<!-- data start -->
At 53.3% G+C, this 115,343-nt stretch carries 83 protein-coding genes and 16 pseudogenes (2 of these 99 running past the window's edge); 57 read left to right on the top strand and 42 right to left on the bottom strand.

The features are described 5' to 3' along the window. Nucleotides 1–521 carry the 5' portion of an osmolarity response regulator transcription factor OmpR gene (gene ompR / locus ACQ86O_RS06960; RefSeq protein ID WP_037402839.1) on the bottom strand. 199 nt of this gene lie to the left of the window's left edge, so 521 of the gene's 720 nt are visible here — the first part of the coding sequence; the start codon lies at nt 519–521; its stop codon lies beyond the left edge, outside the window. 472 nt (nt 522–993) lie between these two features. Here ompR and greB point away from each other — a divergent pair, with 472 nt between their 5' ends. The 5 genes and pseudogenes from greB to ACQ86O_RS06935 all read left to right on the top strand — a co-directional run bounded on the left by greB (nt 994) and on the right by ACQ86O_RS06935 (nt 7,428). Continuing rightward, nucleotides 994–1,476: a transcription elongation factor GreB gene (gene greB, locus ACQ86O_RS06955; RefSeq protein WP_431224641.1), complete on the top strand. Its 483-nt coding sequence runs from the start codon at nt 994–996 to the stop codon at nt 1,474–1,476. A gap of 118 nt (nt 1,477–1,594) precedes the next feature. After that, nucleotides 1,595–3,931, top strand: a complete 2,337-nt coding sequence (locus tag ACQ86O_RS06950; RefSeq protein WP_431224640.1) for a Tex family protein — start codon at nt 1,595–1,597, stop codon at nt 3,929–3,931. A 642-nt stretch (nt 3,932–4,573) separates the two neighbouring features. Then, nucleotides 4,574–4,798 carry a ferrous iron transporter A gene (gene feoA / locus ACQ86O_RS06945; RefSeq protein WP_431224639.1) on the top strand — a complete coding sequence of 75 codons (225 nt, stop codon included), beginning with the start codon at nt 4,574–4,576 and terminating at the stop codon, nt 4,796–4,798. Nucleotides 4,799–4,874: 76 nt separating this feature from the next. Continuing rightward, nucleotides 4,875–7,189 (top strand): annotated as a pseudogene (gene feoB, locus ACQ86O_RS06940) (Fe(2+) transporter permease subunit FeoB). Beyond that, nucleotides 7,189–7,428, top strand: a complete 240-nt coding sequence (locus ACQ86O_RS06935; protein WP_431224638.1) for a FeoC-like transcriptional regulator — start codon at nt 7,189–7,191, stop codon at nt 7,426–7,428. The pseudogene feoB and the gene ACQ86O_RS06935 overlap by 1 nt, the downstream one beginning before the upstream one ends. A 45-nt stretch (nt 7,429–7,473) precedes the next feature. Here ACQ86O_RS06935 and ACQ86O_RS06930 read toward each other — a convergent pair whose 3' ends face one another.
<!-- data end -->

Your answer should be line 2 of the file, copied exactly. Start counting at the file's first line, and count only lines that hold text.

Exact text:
The features are described 5' to 3' along the window. Nucleotides 1–521 carry the 5' portion of an osmolarity response regulator transcription factor OmpR gene (gene ompR / locus ACQ86O_RS06960; RefSeq protein ID WP_037402839.1) on the bottom strand. 199 nt of this gene lie to the left of the window's left edge, so 521 of the gene's 720 nt are visible here — the first part of the coding sequence; the start codon lies at nt 519–521; its stop codon lies beyond the left edge, outside the window. 472 nt (nt 522–993) lie between these two features. Here ompR and greB point away from each other — a divergent pair, with 472 nt between their 5' ends. The 5 genes and pseudogenes from greB to ACQ86O_RS06935 all read left to right on the top strand — a co-directional run bounded on the left by greB (nt 994) and on the right by ACQ86O_RS06935 (nt 7,428). Continuing rightward, nucleotides 994–1,476: a transcription elongation factor GreB gene (gene greB, locus ACQ86O_RS06955; RefSeq protein WP_431224641.1), complete on the top strand. Its 483-nt coding sequence runs from the start codon at nt 994–996 to the stop codon at nt 1,474–1,476. A gap of 118 nt (nt 1,477–1,594) precedes the next feature. After that, nucleotides 1,595–3,931, top strand: a complete 2,337-nt coding sequence (locus tag ACQ86O_RS06950; RefSeq protein WP_431224640.1) for a Tex family protein — start codon at nt 1,595–1,597, stop codon at nt 3,929–3,931. A 642-nt stretch (nt 3,932–4,573) separates the two neighbouring features. Then, nucleotides 4,574–4,798 carry a ferrous iron transporter A gene (gene feoA / locus ACQ86O_RS06945; RefSeq protein WP_431224639.1) on the top strand — a complete coding sequence of 75 codons (225 nt, stop codon included), beginning with the start codon at nt 4,574–4,576 and terminating at the stop codon, nt 4,796–4,798. Nucleotides 4,799–4,874: 76 nt separating this feature from the next. Continuing rightward, nucleotides 4,875–7,189 (top strand): annotated as a pseudogene (gene feoB, locus ACQ86O_RS06940) (Fe(2+) transporter permease subunit FeoB). Beyond that, nucleotides 7,189–7,428, top strand: a complete 240-nt coding sequence (locus ACQ86O_RS06935; protein WP_431224638.1) for a FeoC-like transcriptional regulator — start codon at nt 7,189–7,191, stop codon at nt 7,426–7,428. The pseudogene feoB and the gene ACQ86O_RS06935 overlap by 1 nt, the downstream one beginning before the upstream one ends. A 45-nt stretch (nt 7,429–7,473) precedes the next feature. Here ACQ86O_RS06935 and ACQ86O_RS06930 read toward each other — a convergent pair whose 3' ends face one another.